Engine timing relies on a perfect symphony between the crankshaft and camshaft – and their respective position sensors let the ECM know precisely where each one is at. If those positions don’t line up to what they should be, you need to know as soon as possible.
There are often two sensors on the camshaft, one on each crankshaft. Some cars have only a crankshaft position sensors.
Related: 6 Signs that a Crankshaft Position Sensor is Bad
9. Throttle Position Sensor
The throttle body and accelerator pedal are now fully interconnected by electronic devices, instead of using a cable. Therefore, on the throttle body, there is a throttle position sensor to measure the throttle flap’s angle.
The ECM can tell the throttle position sensor how wide the throttle is. That way, if there’s a problem between the pedal and the throttle, it won’t dump a ton of fuel in and damage the engine because of a sticky throttle.
RELATED: 5 Signs That Your Throttle Position Sensor is Bad (TPS).
10. Absolute pressure sensor for manifolds
Your manifold absolute pressure sensor (MAP) sensor does exactly what it sounds like it would do – it measures pressure in the manifold. Your mass airflow sensor can now be used to measure how much air actually makes it into your engine. This sensor is essential for fuel-injected engines, as it optimises your fuel ratios and provides the best performance.
If your vehicle is equipped with one, it also functions as a boost pressure sensor to measure the turbo pressure.
RELATED: 10 Signs You Have a Poor MAP Sensor
11. The Fuel Pressure Sensor
The fuel pressure sensor measures the fuel pressure on your fuel pressure line or at the fuel pressure rail. Most likely, the sensor will be located on your fuel rail. But it is also possible to mount on the fuel line. It is critical for the engine control module to measure the fuel pressure, as an increase in pressure would result in a richer fuel mixture, and a lower pressure would result in a leaner fuel mixture.
Although the sensor is usually quite inexpensive, it can prove difficult to replace if it's not in good condition. Fuel may be leaking.
Related: 5 Signs that a Fuel Rail Pressure Sensor is Bad
12. Coolant Level Sensor
If your vehicle doesn’t have enough coolant, it’s going to overheat. That’s why most vehicles come with a coolant level sensor, that way, you can avoid problems before you hit the road. If your vehicle doesn’t have enough coolant, then the coolant level sensor will light up the check engine light – and sometimes it will keep you from starting your vehicle.
Your coolant reservoir houses the coolant level sensor.
13. Nox Sensor
The Nox sensor measures the Nox volume in the exhaust gases. It isn't installed in all cars. These sensors are usually found at Volkswagen and Audi as well as Seat and Skoda. Under a plastic covering, the Nox sensor and control unit are installed under the exhaust pipe.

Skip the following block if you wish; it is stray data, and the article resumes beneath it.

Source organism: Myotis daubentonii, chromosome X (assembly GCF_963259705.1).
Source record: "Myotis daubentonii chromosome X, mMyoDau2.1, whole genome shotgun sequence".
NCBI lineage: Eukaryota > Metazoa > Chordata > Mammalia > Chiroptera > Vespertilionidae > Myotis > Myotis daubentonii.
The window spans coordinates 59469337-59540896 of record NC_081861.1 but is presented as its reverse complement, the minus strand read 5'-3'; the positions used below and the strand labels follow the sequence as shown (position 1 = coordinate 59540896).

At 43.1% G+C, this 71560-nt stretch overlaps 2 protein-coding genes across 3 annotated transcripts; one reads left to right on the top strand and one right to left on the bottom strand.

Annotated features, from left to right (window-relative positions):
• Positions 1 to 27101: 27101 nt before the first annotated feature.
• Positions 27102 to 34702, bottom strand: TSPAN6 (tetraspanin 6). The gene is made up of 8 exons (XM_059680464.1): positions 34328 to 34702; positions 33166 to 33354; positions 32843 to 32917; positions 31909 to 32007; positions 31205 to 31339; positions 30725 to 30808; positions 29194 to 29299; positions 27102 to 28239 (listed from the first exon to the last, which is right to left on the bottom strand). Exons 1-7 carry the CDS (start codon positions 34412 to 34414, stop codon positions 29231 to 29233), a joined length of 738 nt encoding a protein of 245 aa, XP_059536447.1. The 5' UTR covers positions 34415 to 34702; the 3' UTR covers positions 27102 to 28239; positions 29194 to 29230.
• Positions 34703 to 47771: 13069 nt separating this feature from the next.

The control unit is often required to be replaced in order for the NOX sensor to be repaired. Both the control unit and sensor can become very expensive. It is also possible to replace the sensor with a more complicated one, as the sensor may rust or get stuck.
14. Temperature sensor for exhaust
The exhaust temperature sensor is often installed in diesel engines. This sensor measures the exhaust gases temperature to optimize the regeneration of the particle filter. There are often 1-4 exhaust gas temperature sensors, depending on which vehicle model you have.
These sensors can be found on the turbocharger, exhaust manifold, or exhaust pipe. These sensors can be quite costly and difficult to access and replace. They often get stuck and rust.
15. Sensor to boost pressure
The boost pressure sensor measures the boost pressure in the intake boost pipes. This sensor is only available if the car has a turbo- or supercharger.
Most cars can easily replace the boost pressure sensors, which are usually inexpensive. If they're mounted on an intake manifold, certain car models might be difficult to locate.
What number of sensors is in a car's engine?
There are around 15-30 sensors in a modern car engine if you don’t include the solenoids. You can count on 70 sensors in modern cars.
While this list isn’t nearly all-exhaustive of all the different sensors you can find in a vehicle – these are some of the most common and the most likely that you’ll run into problems with.
But just remember that while these vehicles might give you a few headaches from time to time, they’re preventing even more significant problems from cropping up and destroying your engine!